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Democracy in America: Labor Mobility, Ideology, and Constitutional Reform

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  • Congleton, R.D.

Abstract

Constitutional democracy in the United States emerged very gradually through a long series of constitutional bargains in the course of three centuries. No revolutions or revolutionary threats were necessary or evident during most of the three century–long transition to constitutional democracy in America. As in Europe, legislative authority gradually increased, wealth-based suffrage laws were gradually eliminated, the secret ballot was introduced, and the power of elected officials increased. For the most part, this occurred peacefully and lawfully, with few instances of open warfare or revolutionary threats. A theory of constitutional exchange grounded in rational choice models provides a good explanation for the distinctive features of American constitutional history, as it does for much of the West, although it does less well at explaining the timing of some changes.

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Paper provided by Faculty of Economics, University of Cambridge in its series Cambridge Working Papers in Economics with number 0764.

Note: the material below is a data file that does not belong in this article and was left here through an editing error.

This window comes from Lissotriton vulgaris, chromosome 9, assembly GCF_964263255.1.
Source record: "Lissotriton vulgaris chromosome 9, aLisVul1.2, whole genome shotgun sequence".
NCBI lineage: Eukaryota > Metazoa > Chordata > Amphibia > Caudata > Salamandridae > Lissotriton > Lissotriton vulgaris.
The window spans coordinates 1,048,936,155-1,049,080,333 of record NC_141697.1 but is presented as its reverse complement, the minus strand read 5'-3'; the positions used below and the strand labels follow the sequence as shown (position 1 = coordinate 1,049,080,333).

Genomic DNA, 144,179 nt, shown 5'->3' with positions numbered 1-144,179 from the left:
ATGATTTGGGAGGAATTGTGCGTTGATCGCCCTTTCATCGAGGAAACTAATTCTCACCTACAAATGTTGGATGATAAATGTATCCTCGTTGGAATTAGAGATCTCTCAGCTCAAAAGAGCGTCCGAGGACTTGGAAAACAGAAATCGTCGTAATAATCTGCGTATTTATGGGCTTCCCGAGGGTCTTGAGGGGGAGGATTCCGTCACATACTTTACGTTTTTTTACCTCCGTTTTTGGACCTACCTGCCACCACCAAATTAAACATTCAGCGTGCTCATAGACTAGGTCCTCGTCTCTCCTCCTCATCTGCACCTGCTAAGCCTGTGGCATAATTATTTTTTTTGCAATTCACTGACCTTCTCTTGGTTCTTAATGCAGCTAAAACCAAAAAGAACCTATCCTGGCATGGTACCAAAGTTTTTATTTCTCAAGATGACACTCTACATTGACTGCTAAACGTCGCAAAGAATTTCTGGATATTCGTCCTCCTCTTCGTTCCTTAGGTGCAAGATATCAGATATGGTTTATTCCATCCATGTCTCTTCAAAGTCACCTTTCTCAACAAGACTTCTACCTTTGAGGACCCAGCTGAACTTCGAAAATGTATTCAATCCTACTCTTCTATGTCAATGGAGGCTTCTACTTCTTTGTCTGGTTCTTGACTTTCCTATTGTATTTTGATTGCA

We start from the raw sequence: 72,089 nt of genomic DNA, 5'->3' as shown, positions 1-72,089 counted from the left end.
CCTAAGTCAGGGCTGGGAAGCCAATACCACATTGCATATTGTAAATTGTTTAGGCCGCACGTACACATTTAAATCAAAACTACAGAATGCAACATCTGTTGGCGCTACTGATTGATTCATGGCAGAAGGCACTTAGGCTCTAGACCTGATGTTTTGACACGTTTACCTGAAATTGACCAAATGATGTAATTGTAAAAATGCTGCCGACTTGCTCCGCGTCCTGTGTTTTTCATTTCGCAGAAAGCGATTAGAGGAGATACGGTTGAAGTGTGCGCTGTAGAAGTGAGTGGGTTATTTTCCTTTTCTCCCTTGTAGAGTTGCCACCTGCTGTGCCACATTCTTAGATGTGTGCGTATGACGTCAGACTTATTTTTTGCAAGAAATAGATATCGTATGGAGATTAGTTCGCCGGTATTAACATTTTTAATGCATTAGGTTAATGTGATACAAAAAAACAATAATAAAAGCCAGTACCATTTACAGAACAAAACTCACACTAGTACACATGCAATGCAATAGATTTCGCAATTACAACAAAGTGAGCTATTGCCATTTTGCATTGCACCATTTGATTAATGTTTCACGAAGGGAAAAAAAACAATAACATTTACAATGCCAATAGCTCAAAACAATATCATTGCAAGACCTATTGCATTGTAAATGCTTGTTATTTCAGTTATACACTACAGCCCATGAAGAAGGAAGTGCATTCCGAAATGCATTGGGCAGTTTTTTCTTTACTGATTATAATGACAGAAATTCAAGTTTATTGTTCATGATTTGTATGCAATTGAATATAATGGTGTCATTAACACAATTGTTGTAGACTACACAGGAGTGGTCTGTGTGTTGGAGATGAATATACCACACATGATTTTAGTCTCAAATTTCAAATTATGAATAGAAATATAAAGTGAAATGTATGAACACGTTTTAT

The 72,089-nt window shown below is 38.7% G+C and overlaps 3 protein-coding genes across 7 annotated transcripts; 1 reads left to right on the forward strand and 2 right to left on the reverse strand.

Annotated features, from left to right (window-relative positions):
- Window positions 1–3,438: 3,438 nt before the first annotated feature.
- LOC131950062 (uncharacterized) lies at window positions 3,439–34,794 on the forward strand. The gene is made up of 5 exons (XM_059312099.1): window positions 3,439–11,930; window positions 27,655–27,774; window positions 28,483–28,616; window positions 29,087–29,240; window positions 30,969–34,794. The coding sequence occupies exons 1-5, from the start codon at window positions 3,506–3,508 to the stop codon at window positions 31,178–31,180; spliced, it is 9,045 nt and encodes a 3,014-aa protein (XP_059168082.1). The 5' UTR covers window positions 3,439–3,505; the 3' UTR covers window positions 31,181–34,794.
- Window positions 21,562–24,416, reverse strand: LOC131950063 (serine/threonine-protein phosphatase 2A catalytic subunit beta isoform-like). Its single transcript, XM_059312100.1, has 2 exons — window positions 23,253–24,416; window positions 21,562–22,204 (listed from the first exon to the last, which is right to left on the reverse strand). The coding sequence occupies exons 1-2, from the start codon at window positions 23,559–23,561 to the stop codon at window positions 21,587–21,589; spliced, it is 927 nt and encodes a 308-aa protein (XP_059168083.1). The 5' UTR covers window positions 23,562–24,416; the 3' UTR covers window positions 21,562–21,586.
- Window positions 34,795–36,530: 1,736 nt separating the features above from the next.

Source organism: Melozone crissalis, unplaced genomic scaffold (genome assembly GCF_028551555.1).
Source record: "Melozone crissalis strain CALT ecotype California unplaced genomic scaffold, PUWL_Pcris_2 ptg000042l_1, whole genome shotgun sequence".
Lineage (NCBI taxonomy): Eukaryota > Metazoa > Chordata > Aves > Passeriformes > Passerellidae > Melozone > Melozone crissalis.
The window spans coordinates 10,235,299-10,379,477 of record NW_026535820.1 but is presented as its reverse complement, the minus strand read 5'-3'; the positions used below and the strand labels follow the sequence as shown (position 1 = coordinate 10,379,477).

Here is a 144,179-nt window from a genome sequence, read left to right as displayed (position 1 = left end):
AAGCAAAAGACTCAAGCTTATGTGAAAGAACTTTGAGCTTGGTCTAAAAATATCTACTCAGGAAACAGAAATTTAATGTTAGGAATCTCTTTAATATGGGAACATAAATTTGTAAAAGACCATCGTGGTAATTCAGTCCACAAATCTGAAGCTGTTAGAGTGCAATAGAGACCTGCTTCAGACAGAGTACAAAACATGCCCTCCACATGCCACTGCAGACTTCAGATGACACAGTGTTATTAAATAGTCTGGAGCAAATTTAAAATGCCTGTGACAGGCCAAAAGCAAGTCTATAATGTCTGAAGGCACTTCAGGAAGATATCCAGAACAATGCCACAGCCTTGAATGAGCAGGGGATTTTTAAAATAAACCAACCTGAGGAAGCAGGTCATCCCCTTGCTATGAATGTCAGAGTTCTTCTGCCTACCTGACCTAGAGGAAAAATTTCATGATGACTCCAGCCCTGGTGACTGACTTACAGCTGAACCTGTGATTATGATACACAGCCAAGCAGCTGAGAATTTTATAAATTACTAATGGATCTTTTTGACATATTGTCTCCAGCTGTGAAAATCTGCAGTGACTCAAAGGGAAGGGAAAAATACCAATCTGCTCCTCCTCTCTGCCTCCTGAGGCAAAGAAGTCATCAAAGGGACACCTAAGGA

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Length: 24
Date of creation: Sep 2007
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Handle: RePEc:cam:camdae:0764

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  1. Roger D. Congleton, 2004. "Mutual Advantages of Coercion and Exit within Private Clubs and Treaty Organizations: Towards a Logic of Voluntary Association," Rivista di Politica Economica, SIPI Spa, SIPI Spa, vol. 94(4), pages 49-78, July-Augu.
  2. Roger Congleton, 2001. "On the Durability of King and Council: The Continuum Between Dictatorship and Democracy," Constitutional Political Economy, Springer, Springer, vol. 12(3), pages 193-215, September.
  3. Congleton, Roger D., 2007. "From royal to parliamentary rule without revolution: The economics of constitutional exchange within divided governments," European Journal of Political Economy, Elsevier, vol. 23(2), pages 261-284, June.
  4. Daron Acemoglu & James A. Robinson, 2000. "Why Did The West Extend The Franchise? Democracy, Inequality, And Growth In Historical Perspective," The Quarterly Journal of Economics, MIT Press, MIT Press, vol. 115(4), pages 1167-1199, November.
  5. Roger Congleton & Andreas Kyriacou & Jordi Bacaria, 2003. "A Theory of Menu Federalism: Decentralization by Political Agreement," Constitutional Political Economy, Springer, Springer, vol. 14(3), pages 167-190, September.
  6. Congleton, Roger D., 1991. "Ideological conviction and persuasion in the rent-seeking society," Journal of Public Economics, Elsevier, Elsevier, vol. 44(1), pages 65-86, February.
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